Each year, hundreds – if not thousands – of engaged students walk through the doors of schools, colleges and universities around the world eager to learn the art of social change. But is this the best approach? Does turning social entrepreneurship into an academic discipline give out the right message?
Classes in social innovation, social entrepreneurship and design thinking have become increasingly popular in recent years. On the one hand, this might be seen as a good thing. After all, the world needs as many smart, engaged citizens as it can get, particularly when you consider the multitude of challenges we face as a planet. But does a career in social change really begin in the classroom, or out in the real world? How much social change is planned, and how much accidental? And which approach tends to lead to the most meaningful, lasting or impactful solutions? These questions, which have occupied my mind for some time, are the ones I tackled in my recent book, “The Rise of the Reluctant Innovator”.
In our desperation to explain and control the world around us we put things in boxes, label them up and then study them to death. We look for the ‘secret sauce’ in successful ideas while trying to break down the characters and personalities of the people behind them. Finding the next Steve Jobs becomes an obsession. Books on social innovation abound, as if making the world a better place was a ten-step process which, if followed vigorously, will guarantee us meaningful change. I’m sure I’m not alone, but my experience of social innovation isn’t anything like this. Instead, I see serendipity, luck and chance play a bigger part than we dare admit. Of course that said, it’s what people do with their chance encounter that matters, not the chance discovery itself, as Scott Berkun reminds us in his best-selling book, The Myths of Innovation.
In The Rise of the Reluctant Innovator, all ten people featured took their chance. And what makes their stories even more interesting is that, in most cases, they weren’t even looking for anything to solve. The thing that ended up taking over their lives found them.
Brij interacting with viewers in Gulbai Tekra Slum, Ahmedabad. Photo: Jaydeep Bhatt. (c) PlanetRead
Brij Kothari, for example, who conceived the idea behind a subtitling tool while eating pizza, which is today helping hundreds of millions of Indian children. Joel Selanikio whose frustration at a lack of reliable health information drove him to develop a mobile data collection tool. Laura Stachel, who developed solar-powered suitcases for maternity wards after seeing mothers and babies die in the dark on Nigerian wards. Or Sharon Terry, who took on a genetic disease after a shock diagnosis that her children were sufferers.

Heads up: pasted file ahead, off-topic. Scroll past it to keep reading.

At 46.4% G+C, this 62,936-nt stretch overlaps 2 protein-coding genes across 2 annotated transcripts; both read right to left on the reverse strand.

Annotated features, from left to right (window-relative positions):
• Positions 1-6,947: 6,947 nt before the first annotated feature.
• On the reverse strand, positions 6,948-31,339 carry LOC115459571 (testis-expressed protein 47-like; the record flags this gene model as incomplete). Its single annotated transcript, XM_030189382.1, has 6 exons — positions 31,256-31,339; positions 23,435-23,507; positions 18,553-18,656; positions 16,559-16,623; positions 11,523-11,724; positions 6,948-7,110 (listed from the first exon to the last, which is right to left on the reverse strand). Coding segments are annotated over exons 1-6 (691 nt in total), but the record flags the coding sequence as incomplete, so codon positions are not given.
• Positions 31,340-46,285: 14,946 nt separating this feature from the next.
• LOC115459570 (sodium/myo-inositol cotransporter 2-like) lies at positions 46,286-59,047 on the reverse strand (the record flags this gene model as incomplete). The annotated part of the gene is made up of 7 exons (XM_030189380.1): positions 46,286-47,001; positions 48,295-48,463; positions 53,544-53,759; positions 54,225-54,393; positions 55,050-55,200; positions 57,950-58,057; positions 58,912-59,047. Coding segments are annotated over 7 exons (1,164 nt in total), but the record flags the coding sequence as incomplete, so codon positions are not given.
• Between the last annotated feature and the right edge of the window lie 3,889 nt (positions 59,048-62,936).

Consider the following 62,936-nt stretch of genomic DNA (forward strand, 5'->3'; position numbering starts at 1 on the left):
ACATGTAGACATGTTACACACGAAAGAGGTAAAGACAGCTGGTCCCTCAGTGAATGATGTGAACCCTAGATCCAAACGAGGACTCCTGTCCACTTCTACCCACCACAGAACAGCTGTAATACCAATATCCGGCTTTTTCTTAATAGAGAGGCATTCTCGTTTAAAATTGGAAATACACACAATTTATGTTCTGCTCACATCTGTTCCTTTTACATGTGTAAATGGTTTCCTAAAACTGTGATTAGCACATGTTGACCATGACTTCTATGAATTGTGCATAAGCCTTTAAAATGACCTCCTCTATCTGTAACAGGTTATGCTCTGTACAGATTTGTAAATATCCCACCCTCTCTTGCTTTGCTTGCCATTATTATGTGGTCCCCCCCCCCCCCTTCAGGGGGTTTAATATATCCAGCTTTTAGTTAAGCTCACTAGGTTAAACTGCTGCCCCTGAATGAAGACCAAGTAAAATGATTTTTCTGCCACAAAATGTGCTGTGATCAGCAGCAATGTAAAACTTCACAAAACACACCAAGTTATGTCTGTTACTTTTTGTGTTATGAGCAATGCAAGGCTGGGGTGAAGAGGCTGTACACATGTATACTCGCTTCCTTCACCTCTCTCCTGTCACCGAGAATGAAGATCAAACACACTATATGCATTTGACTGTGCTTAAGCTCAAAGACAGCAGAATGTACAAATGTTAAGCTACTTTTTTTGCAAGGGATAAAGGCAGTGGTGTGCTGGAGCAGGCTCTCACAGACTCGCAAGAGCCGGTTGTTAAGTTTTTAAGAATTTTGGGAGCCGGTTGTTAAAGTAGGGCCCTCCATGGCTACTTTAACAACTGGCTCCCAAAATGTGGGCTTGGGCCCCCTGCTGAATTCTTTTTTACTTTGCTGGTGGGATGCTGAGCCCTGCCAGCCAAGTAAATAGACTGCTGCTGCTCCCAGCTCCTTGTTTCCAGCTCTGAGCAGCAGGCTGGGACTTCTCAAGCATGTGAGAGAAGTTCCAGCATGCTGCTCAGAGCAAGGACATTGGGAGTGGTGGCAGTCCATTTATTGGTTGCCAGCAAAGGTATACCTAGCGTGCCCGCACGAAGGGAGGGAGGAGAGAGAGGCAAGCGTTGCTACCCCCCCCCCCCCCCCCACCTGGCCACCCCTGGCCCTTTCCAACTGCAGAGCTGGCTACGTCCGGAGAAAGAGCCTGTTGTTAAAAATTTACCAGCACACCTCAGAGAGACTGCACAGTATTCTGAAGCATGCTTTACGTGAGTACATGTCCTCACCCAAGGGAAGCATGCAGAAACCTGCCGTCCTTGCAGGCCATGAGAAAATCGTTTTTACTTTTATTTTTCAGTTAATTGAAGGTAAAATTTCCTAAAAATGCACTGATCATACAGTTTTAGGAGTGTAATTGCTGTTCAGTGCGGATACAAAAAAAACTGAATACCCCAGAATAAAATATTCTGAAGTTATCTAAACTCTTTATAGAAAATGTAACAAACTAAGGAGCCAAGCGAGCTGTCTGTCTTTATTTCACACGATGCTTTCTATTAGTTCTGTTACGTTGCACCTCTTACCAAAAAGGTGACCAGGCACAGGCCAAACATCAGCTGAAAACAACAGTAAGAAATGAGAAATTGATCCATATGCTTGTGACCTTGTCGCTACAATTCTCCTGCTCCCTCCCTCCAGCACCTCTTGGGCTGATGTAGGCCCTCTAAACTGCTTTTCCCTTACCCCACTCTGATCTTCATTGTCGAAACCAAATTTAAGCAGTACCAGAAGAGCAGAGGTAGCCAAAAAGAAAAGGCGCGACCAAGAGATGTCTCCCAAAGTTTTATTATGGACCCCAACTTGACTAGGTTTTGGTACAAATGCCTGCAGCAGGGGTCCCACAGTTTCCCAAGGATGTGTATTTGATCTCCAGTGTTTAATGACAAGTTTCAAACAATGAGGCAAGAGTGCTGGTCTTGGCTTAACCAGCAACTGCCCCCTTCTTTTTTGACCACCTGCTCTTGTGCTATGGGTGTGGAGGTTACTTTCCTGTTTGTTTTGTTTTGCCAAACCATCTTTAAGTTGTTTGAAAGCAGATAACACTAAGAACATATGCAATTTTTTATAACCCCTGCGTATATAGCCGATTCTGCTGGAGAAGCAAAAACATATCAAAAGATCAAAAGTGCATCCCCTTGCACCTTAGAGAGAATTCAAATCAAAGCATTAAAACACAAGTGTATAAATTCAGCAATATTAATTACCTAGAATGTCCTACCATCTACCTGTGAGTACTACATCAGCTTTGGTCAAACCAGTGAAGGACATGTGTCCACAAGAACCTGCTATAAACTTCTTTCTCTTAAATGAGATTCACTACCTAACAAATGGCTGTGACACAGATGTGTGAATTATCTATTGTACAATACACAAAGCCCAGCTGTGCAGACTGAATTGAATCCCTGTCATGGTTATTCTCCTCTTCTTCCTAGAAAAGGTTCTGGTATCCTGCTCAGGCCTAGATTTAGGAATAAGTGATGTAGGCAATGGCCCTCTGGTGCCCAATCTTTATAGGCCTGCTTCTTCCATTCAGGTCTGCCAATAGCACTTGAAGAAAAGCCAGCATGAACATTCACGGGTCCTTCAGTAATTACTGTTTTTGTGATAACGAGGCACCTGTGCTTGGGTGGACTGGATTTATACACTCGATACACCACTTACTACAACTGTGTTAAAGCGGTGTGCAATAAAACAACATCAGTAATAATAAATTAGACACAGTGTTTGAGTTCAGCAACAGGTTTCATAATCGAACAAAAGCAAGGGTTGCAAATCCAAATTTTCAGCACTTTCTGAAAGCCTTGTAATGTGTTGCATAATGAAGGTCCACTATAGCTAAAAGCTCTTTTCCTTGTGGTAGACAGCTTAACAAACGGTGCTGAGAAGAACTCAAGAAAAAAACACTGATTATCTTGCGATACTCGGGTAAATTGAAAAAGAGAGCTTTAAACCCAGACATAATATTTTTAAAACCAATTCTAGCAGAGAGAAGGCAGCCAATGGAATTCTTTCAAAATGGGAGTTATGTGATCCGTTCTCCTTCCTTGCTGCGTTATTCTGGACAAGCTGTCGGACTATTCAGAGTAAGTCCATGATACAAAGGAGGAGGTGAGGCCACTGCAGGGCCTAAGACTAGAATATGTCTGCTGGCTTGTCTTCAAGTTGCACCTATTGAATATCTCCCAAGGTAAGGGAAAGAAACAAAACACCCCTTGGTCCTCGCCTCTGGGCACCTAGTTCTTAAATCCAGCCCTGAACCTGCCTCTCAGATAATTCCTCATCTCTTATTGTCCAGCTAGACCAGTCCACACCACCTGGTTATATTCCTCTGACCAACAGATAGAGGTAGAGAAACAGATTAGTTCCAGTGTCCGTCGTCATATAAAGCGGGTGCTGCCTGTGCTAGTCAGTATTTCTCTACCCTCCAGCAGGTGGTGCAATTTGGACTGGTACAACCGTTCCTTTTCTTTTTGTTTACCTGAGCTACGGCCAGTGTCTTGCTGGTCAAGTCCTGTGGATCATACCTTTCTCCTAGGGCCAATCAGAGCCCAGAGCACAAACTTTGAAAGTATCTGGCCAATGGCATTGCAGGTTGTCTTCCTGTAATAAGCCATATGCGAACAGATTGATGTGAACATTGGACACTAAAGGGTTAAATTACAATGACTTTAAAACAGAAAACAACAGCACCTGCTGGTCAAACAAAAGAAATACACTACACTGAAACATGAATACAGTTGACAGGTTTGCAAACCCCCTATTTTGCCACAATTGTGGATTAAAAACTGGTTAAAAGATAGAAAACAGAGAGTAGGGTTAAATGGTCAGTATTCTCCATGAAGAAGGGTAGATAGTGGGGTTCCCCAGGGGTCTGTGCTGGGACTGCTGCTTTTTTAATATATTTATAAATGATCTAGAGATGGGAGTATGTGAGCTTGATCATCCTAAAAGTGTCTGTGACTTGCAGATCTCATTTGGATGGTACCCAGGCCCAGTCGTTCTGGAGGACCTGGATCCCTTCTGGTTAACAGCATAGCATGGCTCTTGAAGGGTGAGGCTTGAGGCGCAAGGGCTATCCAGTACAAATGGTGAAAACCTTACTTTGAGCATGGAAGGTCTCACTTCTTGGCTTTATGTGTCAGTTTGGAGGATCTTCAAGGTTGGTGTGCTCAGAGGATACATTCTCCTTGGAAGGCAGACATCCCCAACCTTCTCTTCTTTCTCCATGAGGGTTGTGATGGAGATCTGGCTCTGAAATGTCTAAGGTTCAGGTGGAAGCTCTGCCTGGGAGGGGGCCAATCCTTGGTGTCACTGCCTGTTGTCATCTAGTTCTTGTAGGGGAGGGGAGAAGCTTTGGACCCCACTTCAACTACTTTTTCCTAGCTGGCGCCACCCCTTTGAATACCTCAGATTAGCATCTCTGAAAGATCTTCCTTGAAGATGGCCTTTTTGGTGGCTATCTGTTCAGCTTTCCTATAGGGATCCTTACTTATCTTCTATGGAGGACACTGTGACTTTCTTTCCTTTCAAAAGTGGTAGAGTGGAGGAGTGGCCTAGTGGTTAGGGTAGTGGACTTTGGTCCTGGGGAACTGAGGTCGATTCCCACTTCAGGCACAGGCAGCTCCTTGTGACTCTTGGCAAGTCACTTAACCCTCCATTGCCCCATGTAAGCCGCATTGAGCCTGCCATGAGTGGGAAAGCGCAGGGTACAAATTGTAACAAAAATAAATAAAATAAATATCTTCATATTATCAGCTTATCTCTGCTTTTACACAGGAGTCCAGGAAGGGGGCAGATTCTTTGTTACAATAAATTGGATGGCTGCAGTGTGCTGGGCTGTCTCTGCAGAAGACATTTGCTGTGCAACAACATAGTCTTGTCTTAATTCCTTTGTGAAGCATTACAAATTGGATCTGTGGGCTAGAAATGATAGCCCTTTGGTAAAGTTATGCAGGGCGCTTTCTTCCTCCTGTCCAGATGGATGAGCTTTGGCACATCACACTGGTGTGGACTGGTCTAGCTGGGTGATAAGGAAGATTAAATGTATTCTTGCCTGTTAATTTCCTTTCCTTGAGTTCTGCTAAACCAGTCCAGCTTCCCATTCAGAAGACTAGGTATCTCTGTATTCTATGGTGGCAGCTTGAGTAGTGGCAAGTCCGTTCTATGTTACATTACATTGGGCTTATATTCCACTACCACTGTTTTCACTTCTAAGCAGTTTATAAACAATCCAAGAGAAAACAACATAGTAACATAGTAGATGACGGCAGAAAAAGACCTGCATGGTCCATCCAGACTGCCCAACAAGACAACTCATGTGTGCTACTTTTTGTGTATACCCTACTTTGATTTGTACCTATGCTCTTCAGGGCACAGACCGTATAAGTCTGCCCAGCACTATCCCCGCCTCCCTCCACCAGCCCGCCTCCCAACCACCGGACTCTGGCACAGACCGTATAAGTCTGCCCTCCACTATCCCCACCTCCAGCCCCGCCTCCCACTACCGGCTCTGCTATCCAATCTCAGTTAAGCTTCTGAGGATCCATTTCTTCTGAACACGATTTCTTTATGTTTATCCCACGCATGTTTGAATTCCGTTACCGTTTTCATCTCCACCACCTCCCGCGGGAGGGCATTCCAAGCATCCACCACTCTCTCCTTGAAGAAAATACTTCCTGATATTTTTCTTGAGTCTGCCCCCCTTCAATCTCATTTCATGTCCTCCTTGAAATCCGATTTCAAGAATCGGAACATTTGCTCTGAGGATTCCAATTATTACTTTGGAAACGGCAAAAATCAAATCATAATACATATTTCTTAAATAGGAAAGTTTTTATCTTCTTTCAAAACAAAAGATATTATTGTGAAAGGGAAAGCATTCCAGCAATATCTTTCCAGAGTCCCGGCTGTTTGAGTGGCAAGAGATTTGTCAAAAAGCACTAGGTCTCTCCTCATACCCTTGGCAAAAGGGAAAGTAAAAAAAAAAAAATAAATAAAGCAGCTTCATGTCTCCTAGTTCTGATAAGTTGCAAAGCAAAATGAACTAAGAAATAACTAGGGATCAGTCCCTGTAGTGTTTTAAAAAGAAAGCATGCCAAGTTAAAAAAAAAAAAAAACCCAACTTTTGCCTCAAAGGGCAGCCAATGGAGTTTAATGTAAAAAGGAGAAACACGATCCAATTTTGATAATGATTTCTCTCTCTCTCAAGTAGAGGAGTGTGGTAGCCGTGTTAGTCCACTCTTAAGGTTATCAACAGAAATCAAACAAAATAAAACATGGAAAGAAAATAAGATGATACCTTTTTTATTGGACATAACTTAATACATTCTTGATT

In something of a break from conventional wisdom, in the majority (but not all) of these cases the innovators were far from qualified to take on the challenge. In a sense, they did things in reverse by encountering a problem which troubled them, and then picked up the skills they needed to rectify it as they went. This is a very different approach to the one taught in the classroom, which sees engaged young millennials taught the art of pitching, business modelling and design thinking before they’re unleashed on the world in search of a problem.
It’s also a very different approach to the one carried out by the international development community which has, over the past six decades, burnt its way through over $3 trillion in its efforts to rid the world of its social and environmental ills (causing a few of its own along the way, I’d hasten to add). The sector has effectively institutionalised development, professionalising it and making it almost inaccessible to ordinary people, including the kind of talent featured in the book.
Of course, it would be hard to justify spending any amount of money in the hope that you’d get lucky, or get that chance encounter with an innovative solution or idea. So what can we do to increase our chances of it happening?
A few tips from the book:
- Be curious and inquisitive. Ask questions. Take nothing for granted.
- Take time to understand the world. It’s complicated.
- Leave your comfort zone. Spend time with the people you’re trying to help.
- Don’t assume you can fix anything. Sit, listen, observe.
- Be patient. Remember this is a life-long journey, not a three month project.
Finally, work on something that gets you out of bed in the morning (and that will continue to do so for years to come). Make it something that switches you on, that fuels your passion. This is probably most crucial. Howard Thurman was spot on. “Don’t ask yourself what the world needs. Ask yourself what makes you come alive and then go do that. Because what the world needs is people who come alive”.